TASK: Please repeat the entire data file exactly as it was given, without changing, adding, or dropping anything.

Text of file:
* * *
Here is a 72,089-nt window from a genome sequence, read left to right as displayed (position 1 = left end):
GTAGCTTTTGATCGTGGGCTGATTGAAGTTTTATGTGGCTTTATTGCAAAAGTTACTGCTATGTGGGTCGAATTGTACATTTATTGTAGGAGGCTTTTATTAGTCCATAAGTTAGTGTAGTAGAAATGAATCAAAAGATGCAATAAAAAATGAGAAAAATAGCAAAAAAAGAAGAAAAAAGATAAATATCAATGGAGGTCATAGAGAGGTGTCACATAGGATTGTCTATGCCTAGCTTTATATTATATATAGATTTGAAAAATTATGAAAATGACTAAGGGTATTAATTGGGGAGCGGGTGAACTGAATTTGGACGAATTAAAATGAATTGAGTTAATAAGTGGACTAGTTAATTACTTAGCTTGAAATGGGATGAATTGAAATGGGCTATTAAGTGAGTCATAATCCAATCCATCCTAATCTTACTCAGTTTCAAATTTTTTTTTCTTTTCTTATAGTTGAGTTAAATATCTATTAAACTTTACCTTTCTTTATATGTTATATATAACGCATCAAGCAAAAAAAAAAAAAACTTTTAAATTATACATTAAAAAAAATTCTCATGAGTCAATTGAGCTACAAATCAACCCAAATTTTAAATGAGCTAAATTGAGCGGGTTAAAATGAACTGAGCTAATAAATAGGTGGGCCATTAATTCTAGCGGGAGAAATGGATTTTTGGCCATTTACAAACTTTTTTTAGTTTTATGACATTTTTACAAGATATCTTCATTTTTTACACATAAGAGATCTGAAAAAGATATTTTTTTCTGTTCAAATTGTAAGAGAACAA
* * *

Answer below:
Here is a 72,089-nt window from a genome sequence, read left to right as displayed (position 1 = left end):
GTAGCTTTTGATCGTGGGCTGATTGAAGTTTTATGTGGCTTTATTGCAAAAGTTACTGCTATGTGGGTCGAATTGTACATTTATTGTAGGAGGCTTTTATTAGTCCATAAGTTAGTGTAGTAGAAATGAATCAAAAGATGCAATAAAAAATGAGAAAAATAGCAAAAAAAGAAGAAAAAAGATAAATATCAATGGAGGTCATAGAGAGGTGTCACATAGGATTGTCTATGCCTAGCTTTATATTATATATAGATTTGAAAAATTATGAAAATGACTAAGGGTATTAATTGGGGAGCGGGTGAACTGAATTTGGACGAATTAAAATGAATTGAGTTAATAAGTGGACTAGTTAATTACTTAGCTTGAAATGGGATGAATTGAAATGGGCTATTAAGTGAGTCATAATCCAATCCATCCTAATCTTACTCAGTTTCAAATTTTTTTTTCTTTTCTTATAGTTGAGTTAAATATCTATTAAACTTTACCTTTCTTTATATGTTATATATAACGCATCAAGCAAAAAAAAAAAAAACTTTTAAATTATACATTAAAAAAAATTCTCATGAGTCAATTGAGCTACAAATCAACCCAAATTTTAAATGAGCTAAATTGAGCGGGTTAAAATGAACTGAGCTAATAAATAGGTGGGCCATTAATTCTAGCGGGAGAAATGGATTTTTGGCCATTTACAAACTTTTTTTAGTTTTATGACATTTTTACAAGATATCTTCATTTTTTACACATAAGAGATCTGAAAAAGATATTTTTTTCTGTTCAAATTGTAAGAGAACAA